The judge directed the parties to submit briefs by Dec. 16 on the plaintiffs’ request that the court enjoin FWS “from applying the 2007 delisting rule to the desert eagle until the 12-month finding has been revised on remand.”

A couple of quick excerpts from U.S. District Judge David G. Campbell’s opinion:

“The Court will set aside the 12-month finding as an abuse of discretion and require FWS to complete a new 12-month finding. Because it does not appear that the status review process was procedurally flawed, the Court will not require FWS to start the process over again with notice and public comment. The Court instead will require FWS to complete a new 12-month finding based on information gathered and consultations completed during the status review conducted in response to Judge Murguia’s order. The Court expresses no view on the proper outcome of the new 12-month finding.”

“This Court agrees that the 2007 delisting rule was not a valid status review for the desert eagle. FWS did not comply with the notice, comment, and consultation requirements established by statute and regulations for a status review and 12-month finding. See 16 U.S.C. § 1533(b)(3)(A), (B); 50 C.F.R. § 424.14(b)(3), 15(a) & (c). As a result, the 2007 delisting rule should not have become FWS’s de facto decision on the DPS issue, to be departed from only for compelling reasons. An invalid status review should not trump a valid status review. Findings reached without appropriate notice, comment, and consultation should not become an agency’s presumptive decision. Such a procedure flies in the face of the notice, comment, and consultations requirements of the law.”

Desert bald eagle suit dismissed

 Posted by on October 1, 2010
Oct 012010
 

Editor’s note: Arizona Republic coverage here This population of bald eagles lives in Arizona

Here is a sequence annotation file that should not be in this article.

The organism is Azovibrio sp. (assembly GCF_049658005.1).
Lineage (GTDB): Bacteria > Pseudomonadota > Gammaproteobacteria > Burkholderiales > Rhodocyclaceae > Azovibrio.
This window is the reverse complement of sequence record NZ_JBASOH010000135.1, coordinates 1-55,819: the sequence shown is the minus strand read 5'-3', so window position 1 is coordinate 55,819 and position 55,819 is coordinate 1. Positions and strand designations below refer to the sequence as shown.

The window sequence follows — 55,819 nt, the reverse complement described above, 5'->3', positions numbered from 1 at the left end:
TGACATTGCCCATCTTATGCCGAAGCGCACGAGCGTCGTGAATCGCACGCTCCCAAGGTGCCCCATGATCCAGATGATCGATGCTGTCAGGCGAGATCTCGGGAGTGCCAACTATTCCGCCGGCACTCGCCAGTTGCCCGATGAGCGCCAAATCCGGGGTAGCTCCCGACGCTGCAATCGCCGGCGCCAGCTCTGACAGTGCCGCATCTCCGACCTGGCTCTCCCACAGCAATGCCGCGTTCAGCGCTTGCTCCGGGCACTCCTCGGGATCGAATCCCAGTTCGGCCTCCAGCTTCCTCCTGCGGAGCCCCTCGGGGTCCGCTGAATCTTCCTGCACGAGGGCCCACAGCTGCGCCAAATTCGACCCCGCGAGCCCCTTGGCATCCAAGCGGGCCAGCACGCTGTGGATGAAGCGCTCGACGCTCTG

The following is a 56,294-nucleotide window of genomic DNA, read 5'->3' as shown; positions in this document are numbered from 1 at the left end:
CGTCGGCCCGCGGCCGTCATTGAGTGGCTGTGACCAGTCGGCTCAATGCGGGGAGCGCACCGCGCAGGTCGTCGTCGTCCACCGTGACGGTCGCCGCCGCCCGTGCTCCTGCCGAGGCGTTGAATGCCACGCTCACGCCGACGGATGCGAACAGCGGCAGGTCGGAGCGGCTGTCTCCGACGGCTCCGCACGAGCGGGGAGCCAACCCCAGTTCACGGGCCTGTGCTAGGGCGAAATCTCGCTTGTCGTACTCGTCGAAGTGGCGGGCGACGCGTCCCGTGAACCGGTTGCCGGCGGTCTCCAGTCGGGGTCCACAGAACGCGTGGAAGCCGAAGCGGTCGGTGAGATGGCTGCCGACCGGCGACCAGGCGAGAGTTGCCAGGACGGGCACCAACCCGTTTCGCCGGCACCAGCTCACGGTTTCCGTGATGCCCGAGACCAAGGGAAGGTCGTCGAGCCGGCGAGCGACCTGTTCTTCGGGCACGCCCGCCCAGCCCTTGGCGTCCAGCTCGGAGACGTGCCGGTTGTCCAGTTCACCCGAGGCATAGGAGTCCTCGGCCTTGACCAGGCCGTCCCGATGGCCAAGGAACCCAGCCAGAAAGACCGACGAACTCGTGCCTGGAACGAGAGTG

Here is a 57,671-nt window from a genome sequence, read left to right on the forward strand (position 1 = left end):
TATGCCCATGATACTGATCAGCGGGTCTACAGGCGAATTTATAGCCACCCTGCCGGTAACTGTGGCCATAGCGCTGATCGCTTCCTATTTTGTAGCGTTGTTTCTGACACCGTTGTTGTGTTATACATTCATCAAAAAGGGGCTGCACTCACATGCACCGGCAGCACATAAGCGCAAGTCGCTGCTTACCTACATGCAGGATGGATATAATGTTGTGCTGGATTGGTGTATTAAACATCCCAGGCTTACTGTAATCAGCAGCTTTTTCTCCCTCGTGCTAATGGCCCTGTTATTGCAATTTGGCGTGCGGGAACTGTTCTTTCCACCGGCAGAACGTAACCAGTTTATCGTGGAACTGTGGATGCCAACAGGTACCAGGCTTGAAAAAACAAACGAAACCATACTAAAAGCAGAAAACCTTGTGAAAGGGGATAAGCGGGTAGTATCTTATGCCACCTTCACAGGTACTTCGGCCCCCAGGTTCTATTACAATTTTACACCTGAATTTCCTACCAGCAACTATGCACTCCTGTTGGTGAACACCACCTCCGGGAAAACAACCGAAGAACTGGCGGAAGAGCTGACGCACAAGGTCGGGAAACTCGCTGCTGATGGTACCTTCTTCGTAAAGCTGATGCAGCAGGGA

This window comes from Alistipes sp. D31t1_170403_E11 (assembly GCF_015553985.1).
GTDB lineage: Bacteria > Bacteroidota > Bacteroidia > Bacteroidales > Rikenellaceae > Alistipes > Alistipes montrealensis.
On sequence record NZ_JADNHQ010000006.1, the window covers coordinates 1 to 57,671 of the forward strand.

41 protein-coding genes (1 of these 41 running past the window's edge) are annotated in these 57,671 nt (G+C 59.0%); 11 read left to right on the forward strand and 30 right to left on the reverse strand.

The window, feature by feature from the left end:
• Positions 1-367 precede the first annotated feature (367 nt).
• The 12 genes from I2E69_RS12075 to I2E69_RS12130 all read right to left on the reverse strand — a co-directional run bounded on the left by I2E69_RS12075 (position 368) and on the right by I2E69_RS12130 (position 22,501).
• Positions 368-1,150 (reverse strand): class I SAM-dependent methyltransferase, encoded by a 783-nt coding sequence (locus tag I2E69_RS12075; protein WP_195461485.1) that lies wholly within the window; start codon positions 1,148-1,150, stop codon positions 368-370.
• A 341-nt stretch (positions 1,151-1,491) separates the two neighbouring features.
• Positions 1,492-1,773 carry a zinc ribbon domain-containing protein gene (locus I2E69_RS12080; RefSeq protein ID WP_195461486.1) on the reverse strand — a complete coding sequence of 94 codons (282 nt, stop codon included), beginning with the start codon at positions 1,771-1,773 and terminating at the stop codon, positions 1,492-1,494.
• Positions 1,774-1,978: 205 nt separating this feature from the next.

A federal judge has dissolved an injunction that has kept bald eagles in Arizona on the threatened species list  (Center for Biological Diversity v. Salazar, 07-38-PHX-MHM, D. Ariz.).

U.S. District Judge Mary Murguia also dismissed a motion by plaintiffs to file a supplemental complaint challenging the Fish and Wildlife Service’s 12-month finding, which concluded the eagle in Arizona was not a listable entity.

CBD’s Robin Silver said CBD “will file a new lawsuit for a new injunction on Monday.”

CBD and the Maricopa Audubon Society will still be before Murguia, however. The judge said she wasn’t going to allow another jurist to take over any future litigation on the eagle.

Any new case filed by plaintiffs will be substantively similar to its challenge of the 90-day finding, involving similar parties, facts, science, law, and argument,” Murguia said. “Because of the court['s] familiarity with the parties, facts, science, law, and argument, the goal of judicial economy would be served by ensuring that the undersigned presides over any future action brought by plaintiffs concerning the 12-month finding.

In other words — CBD, bald eagle, FWS — I’ve got you and I’m not letting you go.

CBD had challenged the Fish and Wildlife Service’s negative 90-day finding on its petition to determine that the eagles that nest in Arizona are a listable entity that should be protected under the ESA.

Murguia initially ruled (see below for 2008 order) that the 90-day finding was arbitrary and capricious and told FWS to conduct a status review and issue a 12-month finding. Not unexpectedly, the 12-month finding (issued in February) also came back negative.

“The FWS has reached an outcome, it is just not the one for which plaintiffs had hoped,” Murguia noted.

She said CBD had put too much stock in her initial order of two years ago:

In ordering injunctive relief, the Court’s primary concern was maintaining the status quo. Had the FWS properly issued a positive 90-day finding, it would not have been able to de-list the Desert bald eagle until it had conducted a status review and issued a 12-month finding. The FWS ability to de-list the eagle at that time, however, would not have been conditioned on judicial review of the 12-month finding. Thus, the Court made the statement that it was “not willing to risk the continued vitality of the Desert bald eagle pending the FWS’s lawful determination of whether listing the Desert eagle as a DPS is warranted,” (Doc. 53, p. 24), only to convey the importance of maintaining the status quo until such time as the status review and 12-month finding had been completed. In other words, the Court did not find it equitable that the Desert bald eagle should be subjected to possible harm pending the FWS completion of steps it should lawfully have taken before attempting to de-list the Desert bald eagle.